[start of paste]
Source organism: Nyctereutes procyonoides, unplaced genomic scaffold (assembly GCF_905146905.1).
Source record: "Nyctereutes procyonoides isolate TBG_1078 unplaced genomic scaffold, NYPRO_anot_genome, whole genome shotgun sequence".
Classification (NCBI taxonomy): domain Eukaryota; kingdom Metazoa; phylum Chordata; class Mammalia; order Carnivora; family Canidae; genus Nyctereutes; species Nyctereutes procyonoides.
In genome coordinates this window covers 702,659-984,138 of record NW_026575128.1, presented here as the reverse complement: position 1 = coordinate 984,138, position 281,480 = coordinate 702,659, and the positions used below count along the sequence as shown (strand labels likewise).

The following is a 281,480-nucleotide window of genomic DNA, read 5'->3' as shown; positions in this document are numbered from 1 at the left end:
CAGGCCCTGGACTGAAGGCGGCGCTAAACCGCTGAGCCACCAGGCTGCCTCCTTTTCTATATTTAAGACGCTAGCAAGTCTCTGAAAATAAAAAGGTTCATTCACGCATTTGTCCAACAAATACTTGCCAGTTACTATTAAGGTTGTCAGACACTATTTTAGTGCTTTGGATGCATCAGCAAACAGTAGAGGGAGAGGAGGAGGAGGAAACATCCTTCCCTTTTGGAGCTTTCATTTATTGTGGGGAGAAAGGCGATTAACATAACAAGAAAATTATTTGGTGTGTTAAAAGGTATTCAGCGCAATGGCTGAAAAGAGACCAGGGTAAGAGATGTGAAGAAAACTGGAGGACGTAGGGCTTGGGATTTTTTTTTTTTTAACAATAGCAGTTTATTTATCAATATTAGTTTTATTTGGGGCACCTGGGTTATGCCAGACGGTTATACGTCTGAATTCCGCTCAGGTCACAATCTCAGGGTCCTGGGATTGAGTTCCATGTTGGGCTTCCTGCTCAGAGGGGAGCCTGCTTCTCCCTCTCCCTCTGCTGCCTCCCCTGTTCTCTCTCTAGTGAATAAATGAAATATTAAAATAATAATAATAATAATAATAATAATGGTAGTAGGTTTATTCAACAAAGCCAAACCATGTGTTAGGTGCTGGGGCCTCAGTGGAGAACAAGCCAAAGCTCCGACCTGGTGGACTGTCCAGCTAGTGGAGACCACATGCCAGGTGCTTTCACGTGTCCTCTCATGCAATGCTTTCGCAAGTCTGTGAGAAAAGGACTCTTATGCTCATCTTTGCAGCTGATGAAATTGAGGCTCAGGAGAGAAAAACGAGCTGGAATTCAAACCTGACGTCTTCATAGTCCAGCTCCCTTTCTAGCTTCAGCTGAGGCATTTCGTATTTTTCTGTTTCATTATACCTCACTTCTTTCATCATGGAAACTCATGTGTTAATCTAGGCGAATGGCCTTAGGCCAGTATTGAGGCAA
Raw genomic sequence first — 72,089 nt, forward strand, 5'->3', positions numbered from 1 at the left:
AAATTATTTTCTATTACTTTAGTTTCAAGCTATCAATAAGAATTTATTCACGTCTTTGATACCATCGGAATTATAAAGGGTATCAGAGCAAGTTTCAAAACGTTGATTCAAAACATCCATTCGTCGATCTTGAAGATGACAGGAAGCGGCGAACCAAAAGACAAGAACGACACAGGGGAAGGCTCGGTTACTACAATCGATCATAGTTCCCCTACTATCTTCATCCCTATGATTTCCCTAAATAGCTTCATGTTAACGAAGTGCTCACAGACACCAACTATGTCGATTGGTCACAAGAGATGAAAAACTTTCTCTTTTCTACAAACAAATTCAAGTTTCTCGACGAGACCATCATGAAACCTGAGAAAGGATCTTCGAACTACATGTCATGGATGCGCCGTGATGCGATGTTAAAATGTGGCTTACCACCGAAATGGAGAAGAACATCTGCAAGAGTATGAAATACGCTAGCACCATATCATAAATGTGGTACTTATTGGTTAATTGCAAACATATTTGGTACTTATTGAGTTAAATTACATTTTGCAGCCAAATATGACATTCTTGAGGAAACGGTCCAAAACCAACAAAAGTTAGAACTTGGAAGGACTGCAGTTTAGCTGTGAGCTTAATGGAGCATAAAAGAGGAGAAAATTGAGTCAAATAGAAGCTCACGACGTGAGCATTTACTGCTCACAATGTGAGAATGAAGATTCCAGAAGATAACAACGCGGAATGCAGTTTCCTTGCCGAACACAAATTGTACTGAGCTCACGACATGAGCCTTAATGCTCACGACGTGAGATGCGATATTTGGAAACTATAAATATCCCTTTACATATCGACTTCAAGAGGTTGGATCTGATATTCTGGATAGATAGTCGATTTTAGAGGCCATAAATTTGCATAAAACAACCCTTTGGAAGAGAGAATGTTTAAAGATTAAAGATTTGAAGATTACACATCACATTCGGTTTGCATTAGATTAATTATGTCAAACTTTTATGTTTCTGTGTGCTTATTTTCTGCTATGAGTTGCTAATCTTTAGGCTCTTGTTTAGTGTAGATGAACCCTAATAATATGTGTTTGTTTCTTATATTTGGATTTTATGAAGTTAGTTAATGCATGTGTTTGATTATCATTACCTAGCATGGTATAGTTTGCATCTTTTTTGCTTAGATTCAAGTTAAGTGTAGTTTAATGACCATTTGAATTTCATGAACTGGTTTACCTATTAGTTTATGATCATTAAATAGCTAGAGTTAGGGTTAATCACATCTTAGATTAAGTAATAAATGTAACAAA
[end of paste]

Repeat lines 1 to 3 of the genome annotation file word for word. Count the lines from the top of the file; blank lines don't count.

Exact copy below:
Source organism: Nyctereutes procyonoides, unplaced genomic scaffold (assembly GCF_905146905.1).
Source record: "Nyctereutes procyonoides isolate TBG_1078 unplaced genomic scaffold, NYPRO_anot_genome, whole genome shotgun sequence".
Classification (NCBI taxonomy): domain Eukaryota; kingdom Metazoa; phylum Chordata; class Mammalia; order Carnivora; family Canidae; genus Nyctereutes; species Nyctereutes procyonoides.